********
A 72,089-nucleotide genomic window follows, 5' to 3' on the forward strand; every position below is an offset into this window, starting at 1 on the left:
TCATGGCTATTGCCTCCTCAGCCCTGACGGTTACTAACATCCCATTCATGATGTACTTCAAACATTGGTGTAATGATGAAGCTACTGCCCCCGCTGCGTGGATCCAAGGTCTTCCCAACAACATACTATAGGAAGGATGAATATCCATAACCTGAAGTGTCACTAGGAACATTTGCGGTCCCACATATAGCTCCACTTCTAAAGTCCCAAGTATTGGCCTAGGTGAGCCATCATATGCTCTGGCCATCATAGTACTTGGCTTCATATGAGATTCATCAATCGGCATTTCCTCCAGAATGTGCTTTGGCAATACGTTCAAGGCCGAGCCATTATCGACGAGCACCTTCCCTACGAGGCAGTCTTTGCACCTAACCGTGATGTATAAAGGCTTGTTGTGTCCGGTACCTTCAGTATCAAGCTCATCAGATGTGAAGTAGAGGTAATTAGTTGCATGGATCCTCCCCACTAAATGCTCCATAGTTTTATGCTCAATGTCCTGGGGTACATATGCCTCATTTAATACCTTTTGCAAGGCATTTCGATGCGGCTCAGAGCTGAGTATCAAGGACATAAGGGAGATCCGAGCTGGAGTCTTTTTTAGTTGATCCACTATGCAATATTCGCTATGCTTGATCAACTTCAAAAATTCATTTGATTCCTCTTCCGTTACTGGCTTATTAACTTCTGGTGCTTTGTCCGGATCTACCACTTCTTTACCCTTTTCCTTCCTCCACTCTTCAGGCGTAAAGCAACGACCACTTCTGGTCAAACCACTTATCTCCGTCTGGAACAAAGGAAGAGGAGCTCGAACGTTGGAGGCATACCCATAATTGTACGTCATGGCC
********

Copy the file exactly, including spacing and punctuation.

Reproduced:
A 72,089-nucleotide genomic window follows, 5' to 3' on the forward strand; every position below is an offset into this window, starting at 1 on the left:
TCATGGCTATTGCCTCCTCAGCCCTGACGGTTACTAACATCCCATTCATGATGTACTTCAAACATTGGTGTAATGATGAAGCTACTGCCCCCGCTGCGTGGATCCAAGGTCTTCCCAACAACATACTATAGGAAGGATGAATATCCATAACCTGAAGTGTCACTAGGAACATTTGCGGTCCCACATATAGCTCCACTTCTAAAGTCCCAAGTATTGGCCTAGGTGAGCCATCATATGCTCTGGCCATCATAGTACTTGGCTTCATATGAGATTCATCAATCGGCATTTCCTCCAGAATGTGCTTTGGCAATACGTTCAAGGCCGAGCCATTATCGACGAGCACCTTCCCTACGAGGCAGTCTTTGCACCTAACCGTGATGTATAAAGGCTTGTTGTGTCCGGTACCTTCAGTATCAAGCTCATCAGATGTGAAGTAGAGGTAATTAGTTGCATGGATCCTCCCCACTAAATGCTCCATAGTTTTATGCTCAATGTCCTGGGGTACATATGCCTCATTTAATACCTTTTGCAAGGCATTTCGATGCGGCTCAGAGCTGAGTATCAAGGACATAAGGGAGATCCGAGCTGGAGTCTTTTTTAGTTGATCCACTATGCAATATTCGCTATGCTTGATCAACTTCAAAAATTCATTTGATTCCTCTTCCGTTACTGGCTTATTAACTTCTGGTGCTTTGTCCGGATCTACCACTTCTTTACCCTTTTCCTTCCTCCACTCTTCAGGCGTAAAGCAACGACCACTTCTGGTCAAACCACTTATCTCCGTCTGGAACAAAGGAAGAGGAGCTCGAACGTTGGAGGCATACCCATAATTGTACGTCATGGCC